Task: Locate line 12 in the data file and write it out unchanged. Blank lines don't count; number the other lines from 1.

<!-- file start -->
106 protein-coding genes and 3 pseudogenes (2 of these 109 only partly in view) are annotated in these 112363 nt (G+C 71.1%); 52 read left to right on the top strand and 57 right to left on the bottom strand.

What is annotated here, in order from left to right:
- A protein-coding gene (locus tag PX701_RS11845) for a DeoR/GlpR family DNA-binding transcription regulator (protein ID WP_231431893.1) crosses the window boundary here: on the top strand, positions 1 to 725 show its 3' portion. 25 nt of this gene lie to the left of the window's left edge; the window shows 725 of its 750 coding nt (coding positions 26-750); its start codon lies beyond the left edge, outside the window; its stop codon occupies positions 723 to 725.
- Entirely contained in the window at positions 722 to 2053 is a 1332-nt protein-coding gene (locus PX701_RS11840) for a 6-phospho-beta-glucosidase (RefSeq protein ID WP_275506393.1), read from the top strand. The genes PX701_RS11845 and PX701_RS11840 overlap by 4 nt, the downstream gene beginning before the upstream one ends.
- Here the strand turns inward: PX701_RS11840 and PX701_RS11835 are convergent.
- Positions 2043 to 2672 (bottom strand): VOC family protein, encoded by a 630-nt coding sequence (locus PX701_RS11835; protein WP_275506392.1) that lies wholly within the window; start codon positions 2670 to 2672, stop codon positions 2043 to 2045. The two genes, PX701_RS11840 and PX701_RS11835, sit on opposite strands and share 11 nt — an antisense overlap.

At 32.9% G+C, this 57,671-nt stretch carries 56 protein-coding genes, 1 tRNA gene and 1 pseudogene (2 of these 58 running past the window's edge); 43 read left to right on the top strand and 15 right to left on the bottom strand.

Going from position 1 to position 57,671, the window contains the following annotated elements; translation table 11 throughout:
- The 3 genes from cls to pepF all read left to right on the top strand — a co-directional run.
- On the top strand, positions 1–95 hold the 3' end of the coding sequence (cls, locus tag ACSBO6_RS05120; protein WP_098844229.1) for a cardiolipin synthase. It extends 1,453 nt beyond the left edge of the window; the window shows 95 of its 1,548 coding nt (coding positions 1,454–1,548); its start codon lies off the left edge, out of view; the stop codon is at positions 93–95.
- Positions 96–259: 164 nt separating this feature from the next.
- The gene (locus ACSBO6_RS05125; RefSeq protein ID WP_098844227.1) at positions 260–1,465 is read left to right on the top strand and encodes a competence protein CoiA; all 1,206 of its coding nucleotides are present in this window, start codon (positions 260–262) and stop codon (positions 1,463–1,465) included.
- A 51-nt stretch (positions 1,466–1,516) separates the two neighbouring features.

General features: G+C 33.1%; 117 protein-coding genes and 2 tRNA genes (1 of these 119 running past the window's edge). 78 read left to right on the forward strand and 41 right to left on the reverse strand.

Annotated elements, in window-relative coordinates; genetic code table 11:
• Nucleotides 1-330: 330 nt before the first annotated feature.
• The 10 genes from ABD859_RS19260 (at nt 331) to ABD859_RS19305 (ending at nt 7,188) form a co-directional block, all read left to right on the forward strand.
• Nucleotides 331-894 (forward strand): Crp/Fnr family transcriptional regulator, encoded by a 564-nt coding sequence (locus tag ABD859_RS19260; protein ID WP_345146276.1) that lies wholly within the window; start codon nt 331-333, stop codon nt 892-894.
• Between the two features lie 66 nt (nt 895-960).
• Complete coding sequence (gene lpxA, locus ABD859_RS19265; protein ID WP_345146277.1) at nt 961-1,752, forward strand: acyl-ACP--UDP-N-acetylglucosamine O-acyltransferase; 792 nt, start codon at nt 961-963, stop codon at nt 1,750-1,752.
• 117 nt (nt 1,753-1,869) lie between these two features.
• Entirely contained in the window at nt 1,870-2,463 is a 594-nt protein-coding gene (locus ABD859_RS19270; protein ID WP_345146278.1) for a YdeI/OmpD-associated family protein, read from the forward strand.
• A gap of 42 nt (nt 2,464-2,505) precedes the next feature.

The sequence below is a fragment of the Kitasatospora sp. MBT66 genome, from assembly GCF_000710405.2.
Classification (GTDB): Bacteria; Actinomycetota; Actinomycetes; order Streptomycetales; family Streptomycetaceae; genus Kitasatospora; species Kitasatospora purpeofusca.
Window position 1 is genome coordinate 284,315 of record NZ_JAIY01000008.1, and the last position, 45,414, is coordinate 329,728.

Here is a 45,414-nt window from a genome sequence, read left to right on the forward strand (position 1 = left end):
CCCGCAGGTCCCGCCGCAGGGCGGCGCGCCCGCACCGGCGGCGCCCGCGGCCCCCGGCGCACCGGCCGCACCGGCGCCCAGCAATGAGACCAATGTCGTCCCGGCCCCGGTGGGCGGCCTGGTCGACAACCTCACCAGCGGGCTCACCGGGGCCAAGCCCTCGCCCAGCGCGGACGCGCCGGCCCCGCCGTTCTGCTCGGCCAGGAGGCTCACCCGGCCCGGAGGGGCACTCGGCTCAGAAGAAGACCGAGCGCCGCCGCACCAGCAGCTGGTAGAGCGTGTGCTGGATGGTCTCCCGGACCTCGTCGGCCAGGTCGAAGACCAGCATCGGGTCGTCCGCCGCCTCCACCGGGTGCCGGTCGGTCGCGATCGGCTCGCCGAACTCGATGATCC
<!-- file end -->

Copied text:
- The gene (locus ACSBO6_RS05125; RefSeq protein ID WP_098844227.1) at positions 260–1,465 is read left to right on the top strand and encodes a competence protein CoiA; all 1,206 of its coding nucleotides are present in this window, start codon (positions 260–262) and stop codon (positions 1,463–1,465) included.